Observing my American husband’s reactions to the spectacle, it seemed like he’d been blown away by the magnitude of the event, the sheer number of people, the music, the dancing, the party atmosphere… It was simply wonderful just standing up there and looking over the whole thing: the look on people’s painted faces, their smiles, their tears of joy and pride. Indescribable beauty – the number of participants is said to have been over 1,600,000 people!
Yes! Here, you can definitely find and buy anything on the streets; the world is for sale: lots of little “bancas” (street shops) sell everything imaginable, from hula skirts to cowboy hats. From pirate family costumes to Samba Schools full gear. Outfits and suggestions for a 9-week-old baby, to bright appliqué dresses to a ninety year old! You name it, and, if not found right on the spot, believe me, somebody would surely recommend a professional who could tailor it down for you – all before the very first scream from the “Rooster of the Dawn” street parade! Vampires, fairies, columbines, members of the “The Justice League”, kids’ cartoons’ characters, former and current “Country presidents” and “government representatives”… all in one place.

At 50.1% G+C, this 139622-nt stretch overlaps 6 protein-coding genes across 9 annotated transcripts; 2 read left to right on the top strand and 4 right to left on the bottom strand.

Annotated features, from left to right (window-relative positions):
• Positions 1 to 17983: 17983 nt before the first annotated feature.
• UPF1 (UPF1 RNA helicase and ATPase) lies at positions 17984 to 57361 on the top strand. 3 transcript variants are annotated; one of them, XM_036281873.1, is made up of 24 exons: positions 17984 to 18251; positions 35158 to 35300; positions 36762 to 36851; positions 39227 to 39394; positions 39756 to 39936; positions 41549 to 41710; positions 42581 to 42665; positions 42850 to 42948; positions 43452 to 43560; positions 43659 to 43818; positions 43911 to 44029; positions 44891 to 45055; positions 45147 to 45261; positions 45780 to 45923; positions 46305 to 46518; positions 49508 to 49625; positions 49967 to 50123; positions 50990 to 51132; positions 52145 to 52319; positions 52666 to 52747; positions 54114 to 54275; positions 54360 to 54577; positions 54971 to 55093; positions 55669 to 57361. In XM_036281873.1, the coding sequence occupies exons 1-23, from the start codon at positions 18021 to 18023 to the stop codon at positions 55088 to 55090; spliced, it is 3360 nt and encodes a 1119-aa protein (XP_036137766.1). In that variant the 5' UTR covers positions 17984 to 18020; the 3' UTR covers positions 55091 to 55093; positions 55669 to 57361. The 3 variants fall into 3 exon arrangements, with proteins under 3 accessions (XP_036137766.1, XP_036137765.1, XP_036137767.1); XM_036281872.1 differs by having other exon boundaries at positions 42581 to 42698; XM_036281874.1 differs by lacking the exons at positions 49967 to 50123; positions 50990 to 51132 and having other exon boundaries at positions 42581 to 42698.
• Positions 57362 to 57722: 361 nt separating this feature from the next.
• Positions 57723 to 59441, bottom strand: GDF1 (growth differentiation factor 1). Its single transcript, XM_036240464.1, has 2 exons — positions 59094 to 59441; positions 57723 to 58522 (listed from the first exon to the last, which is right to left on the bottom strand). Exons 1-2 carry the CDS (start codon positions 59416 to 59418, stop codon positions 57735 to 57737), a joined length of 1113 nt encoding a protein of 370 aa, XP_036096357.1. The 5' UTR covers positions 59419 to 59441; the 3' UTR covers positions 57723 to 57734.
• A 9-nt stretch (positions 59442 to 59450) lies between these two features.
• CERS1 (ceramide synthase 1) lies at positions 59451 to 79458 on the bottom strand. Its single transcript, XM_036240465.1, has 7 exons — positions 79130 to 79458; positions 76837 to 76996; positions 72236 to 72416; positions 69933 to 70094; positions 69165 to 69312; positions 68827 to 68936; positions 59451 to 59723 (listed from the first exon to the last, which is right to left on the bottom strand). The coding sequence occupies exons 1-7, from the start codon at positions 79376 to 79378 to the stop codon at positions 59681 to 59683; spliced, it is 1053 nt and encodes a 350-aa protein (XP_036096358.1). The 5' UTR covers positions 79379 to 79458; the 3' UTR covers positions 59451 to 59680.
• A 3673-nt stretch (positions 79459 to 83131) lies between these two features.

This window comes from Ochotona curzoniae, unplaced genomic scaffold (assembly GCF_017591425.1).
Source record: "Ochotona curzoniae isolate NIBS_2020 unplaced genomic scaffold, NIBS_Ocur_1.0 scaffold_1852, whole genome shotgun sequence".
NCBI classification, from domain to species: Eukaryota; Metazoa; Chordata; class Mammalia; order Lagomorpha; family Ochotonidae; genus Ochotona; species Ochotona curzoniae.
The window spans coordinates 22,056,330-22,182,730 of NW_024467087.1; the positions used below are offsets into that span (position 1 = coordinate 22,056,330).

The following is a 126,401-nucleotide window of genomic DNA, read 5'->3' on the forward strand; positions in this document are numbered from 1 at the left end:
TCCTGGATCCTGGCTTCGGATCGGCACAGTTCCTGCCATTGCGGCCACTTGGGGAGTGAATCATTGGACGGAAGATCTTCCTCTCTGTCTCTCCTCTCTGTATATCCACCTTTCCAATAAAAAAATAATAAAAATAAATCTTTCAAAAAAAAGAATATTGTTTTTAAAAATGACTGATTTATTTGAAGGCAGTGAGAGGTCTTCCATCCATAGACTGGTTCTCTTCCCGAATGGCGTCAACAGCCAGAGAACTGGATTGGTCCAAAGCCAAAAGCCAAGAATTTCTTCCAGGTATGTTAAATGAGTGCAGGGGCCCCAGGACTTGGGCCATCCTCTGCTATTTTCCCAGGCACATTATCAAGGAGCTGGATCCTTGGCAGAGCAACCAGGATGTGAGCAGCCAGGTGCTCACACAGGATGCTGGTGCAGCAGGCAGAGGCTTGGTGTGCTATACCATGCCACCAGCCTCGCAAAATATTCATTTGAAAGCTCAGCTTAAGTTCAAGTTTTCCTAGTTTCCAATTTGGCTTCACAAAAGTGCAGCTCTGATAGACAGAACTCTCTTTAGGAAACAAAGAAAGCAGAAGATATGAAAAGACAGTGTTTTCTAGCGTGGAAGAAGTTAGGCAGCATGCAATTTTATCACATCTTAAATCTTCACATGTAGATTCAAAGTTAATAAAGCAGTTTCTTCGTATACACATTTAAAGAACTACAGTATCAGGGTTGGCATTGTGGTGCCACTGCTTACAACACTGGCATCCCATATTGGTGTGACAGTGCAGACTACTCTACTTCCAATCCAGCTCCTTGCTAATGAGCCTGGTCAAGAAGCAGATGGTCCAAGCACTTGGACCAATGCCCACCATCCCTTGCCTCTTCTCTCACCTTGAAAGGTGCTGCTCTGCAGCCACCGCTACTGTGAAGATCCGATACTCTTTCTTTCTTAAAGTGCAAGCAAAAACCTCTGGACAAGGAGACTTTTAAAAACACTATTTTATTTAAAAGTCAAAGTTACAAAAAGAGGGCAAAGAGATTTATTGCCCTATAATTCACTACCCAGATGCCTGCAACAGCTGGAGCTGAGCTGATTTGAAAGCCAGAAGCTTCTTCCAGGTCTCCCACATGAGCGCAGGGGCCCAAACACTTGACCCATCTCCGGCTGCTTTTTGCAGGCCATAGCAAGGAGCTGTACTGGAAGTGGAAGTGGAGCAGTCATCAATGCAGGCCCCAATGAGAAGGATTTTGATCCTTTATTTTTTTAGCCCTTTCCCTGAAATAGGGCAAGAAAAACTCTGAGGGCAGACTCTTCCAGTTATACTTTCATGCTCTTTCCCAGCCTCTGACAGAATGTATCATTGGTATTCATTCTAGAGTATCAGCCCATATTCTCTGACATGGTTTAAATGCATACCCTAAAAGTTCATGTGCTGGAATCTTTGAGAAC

Every single possible costume could be found among the party goers. Under one nation – the Brazilian Popular Street Carnival, partying rules are always respected, and everyone enjoys the festivities in peace. Joy surrounds the neighborhoods.
Colors are mixed with the majestic sounds of the African atabaques, the bangôs, guitars, drums, tubas. Cold beverages are sold throughout the path, specifically designed and isolated for the street party. Celebrities from Brazilian television and from the big screen are also present, blowing kisses, to a delirious crowd of frenetic fans.Painted faces, bright from the dripping sweat, reflect the sun light.
The heat does not prevent the people from dancing while following one of the 26 different fully decorated floats on the streets of Recife – this is the first and only “Galo da Madrugada”, a genuine representation of democracy, popular choice and why not say, the pure desire to just be happy, for 4 straight days..